SUPPORT THIS INDEPENDENT JOURNALISM
The article you are about to read comes from our journalists doing their important job – investigating, researching and writing their stories. We want to provide informative and inspiring stories that connect you to the people, issues and opportunities within our community. Journalism requires a lot of resources. Today, our economic model has been interrupted by the pandemic; the vast majority of our advertisers’ activities have been impacted. This is why the PD time now looks to you for financial support. Learn more about our new Insider Program here. Thank you.
The featured image: Dana Hills High High Jack Martin focuses on a whale spotted on the port side during the school’s whale-watching excursion on Thursday morning, January 20. Photo: C. Jayden Smith
By C. Jayden Smith
On Thursday morning, January 20, the last group of art students from Dana Hills High boarded the dana pride and set sail from the port, hoping to see whales and find inspiration.
The students, drawn from art courses such as photography, drawing and painting, have taken the first major step before submitting their individual works for the upcoming Dana Hills High School Young Artists Exhibition and Sale that the Whale Festival will host in March.
Natalie Hribar-Kelly, professor of digital photography and chair of the visual and performing arts department, has been part of the annual event and the field for more than 10 years, but said this year’s activity stood out. others.
In previous years, she has enjoyed seeing the students come out and the Dana Point community include them in the festival tradition.
“This year, I think it’s different because the kids have been under so much stress for the past two years,” she said. “We had such weird instructions with mask-wearing, e-learning and hyper-learning last year that I think it’s just exciting to have some normalcy.”
The tour offers a new experience for the majority of teenagers who have never been on a boat or seen a whale.
Throughout her years of leading students through the art exhibition process, Kelly said watching students get excited and let their guard down is always satisfying, especially during field trips that allow them to be creative outside of the school campus.
“I like this component where it’s like, ‘Hey, you have an hour and a half to two hours to shoot and you have a really fantastic subject to shoot, so just do it,'” he said. she declared. “I think they’re getting better (with) the cameras, because they have that time to ask me questions.”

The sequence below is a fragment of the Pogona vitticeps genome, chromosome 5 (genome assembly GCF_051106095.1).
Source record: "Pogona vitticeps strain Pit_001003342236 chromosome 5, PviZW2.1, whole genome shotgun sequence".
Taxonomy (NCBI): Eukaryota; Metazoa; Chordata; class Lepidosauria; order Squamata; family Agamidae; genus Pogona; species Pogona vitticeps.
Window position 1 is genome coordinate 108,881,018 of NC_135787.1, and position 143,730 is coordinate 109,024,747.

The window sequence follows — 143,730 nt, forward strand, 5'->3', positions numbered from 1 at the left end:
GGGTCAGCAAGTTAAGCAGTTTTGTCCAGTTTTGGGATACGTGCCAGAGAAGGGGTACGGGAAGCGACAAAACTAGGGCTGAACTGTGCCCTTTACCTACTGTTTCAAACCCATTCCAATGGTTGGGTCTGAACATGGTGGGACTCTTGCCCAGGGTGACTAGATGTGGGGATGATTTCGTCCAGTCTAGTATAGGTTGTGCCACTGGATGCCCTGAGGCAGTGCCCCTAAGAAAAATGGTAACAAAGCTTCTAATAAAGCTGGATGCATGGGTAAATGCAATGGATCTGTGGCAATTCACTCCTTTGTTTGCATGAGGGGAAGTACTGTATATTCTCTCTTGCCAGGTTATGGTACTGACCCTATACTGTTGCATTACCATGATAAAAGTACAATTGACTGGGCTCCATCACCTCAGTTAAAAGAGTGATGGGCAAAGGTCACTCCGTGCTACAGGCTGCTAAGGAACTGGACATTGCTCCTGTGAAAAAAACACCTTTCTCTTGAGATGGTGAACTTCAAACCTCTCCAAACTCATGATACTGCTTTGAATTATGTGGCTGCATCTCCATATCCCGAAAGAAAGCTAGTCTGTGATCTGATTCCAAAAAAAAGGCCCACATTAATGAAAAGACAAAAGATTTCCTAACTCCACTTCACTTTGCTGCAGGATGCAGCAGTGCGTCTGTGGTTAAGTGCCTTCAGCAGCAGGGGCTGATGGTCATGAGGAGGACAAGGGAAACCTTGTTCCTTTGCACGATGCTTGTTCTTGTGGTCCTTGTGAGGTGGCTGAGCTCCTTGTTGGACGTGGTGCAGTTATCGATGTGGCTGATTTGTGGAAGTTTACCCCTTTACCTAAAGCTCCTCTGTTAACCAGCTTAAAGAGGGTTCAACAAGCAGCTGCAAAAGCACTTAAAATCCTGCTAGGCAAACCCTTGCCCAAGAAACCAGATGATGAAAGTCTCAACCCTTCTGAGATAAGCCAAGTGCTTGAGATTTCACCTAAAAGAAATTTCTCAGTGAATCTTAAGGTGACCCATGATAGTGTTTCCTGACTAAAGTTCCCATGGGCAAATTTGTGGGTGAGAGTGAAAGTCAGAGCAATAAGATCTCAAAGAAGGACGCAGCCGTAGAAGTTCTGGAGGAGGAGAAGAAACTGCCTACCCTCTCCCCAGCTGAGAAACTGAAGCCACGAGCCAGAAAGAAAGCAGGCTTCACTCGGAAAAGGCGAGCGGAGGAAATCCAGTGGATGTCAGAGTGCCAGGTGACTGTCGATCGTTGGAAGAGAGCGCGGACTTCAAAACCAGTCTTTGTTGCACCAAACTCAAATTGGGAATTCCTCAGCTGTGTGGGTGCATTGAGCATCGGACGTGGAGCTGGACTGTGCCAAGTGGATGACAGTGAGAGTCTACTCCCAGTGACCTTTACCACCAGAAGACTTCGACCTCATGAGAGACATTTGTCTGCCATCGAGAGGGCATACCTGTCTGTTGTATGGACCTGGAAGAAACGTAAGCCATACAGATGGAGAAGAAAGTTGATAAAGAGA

Mattea Chung, a student in Kelly’s photography class, enjoyed being on the dana pride and the ability to take photos from numerous locations on the ship.
“I was excited because I was like, ‘Ooh, there might be whales,'” Chung said upon hearing about the tour. “I wasn’t sure, because I knew the water would be calm. But (the trip) inspired me because it’s a fun experience, so I can learn more about photography and the ocean.
She was able to use her photo-taking strengths to her advantage, as she described being more comfortable focusing on one subject at a time.
Another student who used all areas of the boat to try and photograph sea life was Jake Bachrach, a freshman who was well used to being on the water.
Due to the long periods between when the whales would breach, he, like other students, found the task of capturing the whales difficult.
“Maybe I could get whatever prize the professor promised to give us (for) whoever got the best picture,” Bachrach said of his goal of taking lots of pictures of the whales. “That would be a great achievement.”
Donna Kalez, chief operating officer of Dana Wharf Sport Fishing & Whale Watching, which donates the annual boat trip to the school, said it was always important to organize the visit and get the discussions started of the festival.
“It’s just something we’ve always done, bringing them out to get them excited for the Whale Festival and trying to get the community ready,” Kalez said.
The hope is that all of the students have been inspired by the tour in some way, as they officially begin their preparations for the show.
The art exhibit and sale is scheduled for March 5, from 10 a.m. to 4 p.m., at the Harbor Walkway. Visit festivalofwhales.com for more information.
C. Jayden Smith graduated from Dana Hills High in 2018 before pursuing a bachelor’s degree in digital and broadcast journalism at the University of North Texas. After graduating in December 2020, he reported for the Salina Journal in Salina, Kansas. Jayden loves college football and bothers his black lab named Shadow.
BECOME AN INSIDER TODAY
Trustworthy, accurate and reliable local news is more important than ever. Support our newsroom by making a contribution and becoming a subscriber today.